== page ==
The group met for the first time in January 2002 to review existing guidance, identify gaps, outline the manual, and formulate a preliminary strategy for exposing the draft manual to a broad cross section of the code enforcement and emergency management communities. A full first draft of the manual is being prepared to reflect committee deliberations and input obtained during an educational session held at the International Codes Council's (ICC) Codes Forum in October 2002. The committee met in mid-March 2003 to review a complete draft of the guide. At this meeting, the committee provided direction concerning information to be included, methods of presentation, and supporting material to be included in appendices. A second draft was prepared and reviewed by the committee at a mid-May meeting.

The final draft of the document was submitted to the committee for review in October 2003. Several substantive comments have resulted in the need for a significant revision. Given that the task was expected to be completed earlier, it has been difficult to schedule the time for the needed revision; however, work now is under way and it is anticipated that the completely revised document that will be sent to the committee in early 2005. A representative of the International Code Council also has asked to receive a copy for review by an ICC committee in February 2005.

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Mitigation Curriculum Development

This effort was initially aimed at summarizing the state-of-the-art of mitigation planning curricula and developing a work plan for developing an introductory mitigation course for inclusion in graduate-level planning programs. Meeting with FEMA personnel in late February, it was determined that the first phase of the effort should focus more on determining how those graduate schools with mitigation planning courses developed and integrated them into their curricula and why those schools without such courses do not have them. The goal will be to provide FEMA with recommendations concerning strategies that could be implemented to stimulate the integration of hazard mitigation courses into graduate planning programs across the nation.

Under the chairmanship of Ann-Margaret Esnard of Cornell University, a committee of academic experts has been appointed to oversee this effort. The committee members are: Timothy Beatley of the University of Virginia; Robert Deyle of Florida State University, David Godschalk of the University of North Carolina, Chapel Hill, and Robert Olshansky of the University of Illinois, Urbana-Champaign. During the summer, a list of the nation's accredited planning graduate schools was compiled and a series of questions drafted. In late August, the faculty member responsible for the graduate planning program at 89 universities was contacted via e-mail and asked to respond to a series of questions (either via e-mail or as posted on the MMC website). Essentially, a respondent's response to one question – whether or not the respondent's planning program includes courses or modules that treat natural hazard mitigation – dictates which set of additional questions are posed.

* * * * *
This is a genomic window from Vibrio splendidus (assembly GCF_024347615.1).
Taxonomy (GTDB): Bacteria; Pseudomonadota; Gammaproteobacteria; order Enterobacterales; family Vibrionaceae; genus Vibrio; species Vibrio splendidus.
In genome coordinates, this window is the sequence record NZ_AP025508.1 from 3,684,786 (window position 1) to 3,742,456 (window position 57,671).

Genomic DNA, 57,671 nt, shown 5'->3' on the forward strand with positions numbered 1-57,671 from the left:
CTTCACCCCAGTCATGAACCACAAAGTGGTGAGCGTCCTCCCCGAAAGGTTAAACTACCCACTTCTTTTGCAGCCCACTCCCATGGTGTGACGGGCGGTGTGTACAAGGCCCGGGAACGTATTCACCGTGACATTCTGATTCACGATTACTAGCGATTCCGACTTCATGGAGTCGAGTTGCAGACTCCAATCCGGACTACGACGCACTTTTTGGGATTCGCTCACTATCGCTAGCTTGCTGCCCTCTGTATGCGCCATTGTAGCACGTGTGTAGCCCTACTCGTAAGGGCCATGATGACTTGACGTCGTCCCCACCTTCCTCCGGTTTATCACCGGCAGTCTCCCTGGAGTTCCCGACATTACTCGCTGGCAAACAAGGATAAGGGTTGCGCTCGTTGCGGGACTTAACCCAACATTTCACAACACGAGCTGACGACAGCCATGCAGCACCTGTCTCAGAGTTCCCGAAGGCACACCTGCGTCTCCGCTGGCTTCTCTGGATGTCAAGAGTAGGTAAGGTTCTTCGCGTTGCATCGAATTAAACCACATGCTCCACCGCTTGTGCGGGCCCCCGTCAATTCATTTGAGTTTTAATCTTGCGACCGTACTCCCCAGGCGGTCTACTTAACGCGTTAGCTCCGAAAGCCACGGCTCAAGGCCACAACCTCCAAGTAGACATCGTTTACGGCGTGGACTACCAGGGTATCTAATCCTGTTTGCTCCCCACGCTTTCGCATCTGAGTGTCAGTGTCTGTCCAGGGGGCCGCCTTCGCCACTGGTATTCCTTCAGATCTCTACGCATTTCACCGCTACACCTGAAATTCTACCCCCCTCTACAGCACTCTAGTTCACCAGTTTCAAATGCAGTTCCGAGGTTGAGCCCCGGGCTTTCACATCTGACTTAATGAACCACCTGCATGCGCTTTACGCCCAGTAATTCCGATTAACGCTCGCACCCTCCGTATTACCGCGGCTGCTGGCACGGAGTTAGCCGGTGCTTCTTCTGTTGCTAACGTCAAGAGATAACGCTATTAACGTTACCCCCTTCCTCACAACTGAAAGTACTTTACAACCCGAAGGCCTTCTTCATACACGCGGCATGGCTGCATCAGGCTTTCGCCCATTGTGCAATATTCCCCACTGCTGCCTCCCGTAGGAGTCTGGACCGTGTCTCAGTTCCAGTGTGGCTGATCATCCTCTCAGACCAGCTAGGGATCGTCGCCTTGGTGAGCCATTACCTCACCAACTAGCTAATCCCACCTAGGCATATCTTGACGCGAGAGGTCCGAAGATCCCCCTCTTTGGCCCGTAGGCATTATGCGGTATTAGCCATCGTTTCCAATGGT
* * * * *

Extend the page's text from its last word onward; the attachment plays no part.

To date, information has been provided by the following universities: Appalachian State University, Columbia University, Cornell University, East Carolina University, Florida State University, California Polytechnic State University, the George Washington University, Indiana University of Pennsylvania, Iowa State University, Jackson State University, Kansas State University, Ohio State University, Portland State University, State University of New York, Texas A&M University, University of Akron, University of Arizona, University of California, University of Cincinnati, University of Colorado, University of Hawaii, University of Illinois, University of Iowa, University of Kansas, University of Louisville, University of Maryland, University of Nebraska, University of North Carolina, University of Oregon, University of Pennsylvania, and University of Wisconsin. A summary of the information obtained was sent to the committee to determine whether additional information needs to be assembled before summarizing the trends indicated and formulating strategies for stimulating increased attention to hazard mitigation in graduate planning curricula. The group has drawn several preliminary conclusions and a final report on this phase of the effort will be delivered to FEMA in autumn 2002.

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2002 Workshop on Prevention of Progressive Collapse

Approximately 60 structural engineers and other building community specialists attended the July 10-12, 2002 invitation-only National Workshop on Prevention of Progressive Collapse in Rosemont, Illinois. The workshop was organized by the MMC with funding from the National Institute of Standards and Technology (NIST) in cooperation with the Defense Threat Reduction Agency, General Services Administration, and U.S. Army Engineering Research and Development Center. It featured the presentation of 10 papers on specific design and research topics related to progressive collapse and three working groups that met separately to consider codes and standards, structural systems and analytical tools, and existing buildings. The workshop deliberations resulted in a final report that is expected to serve as the basis for an action plan to integrate progressive collapse prevention into standard design practice and relevant building codes and standards.

The documents below are available as Adobe Acrobat PDFs. PDF

Papers were presented by the following: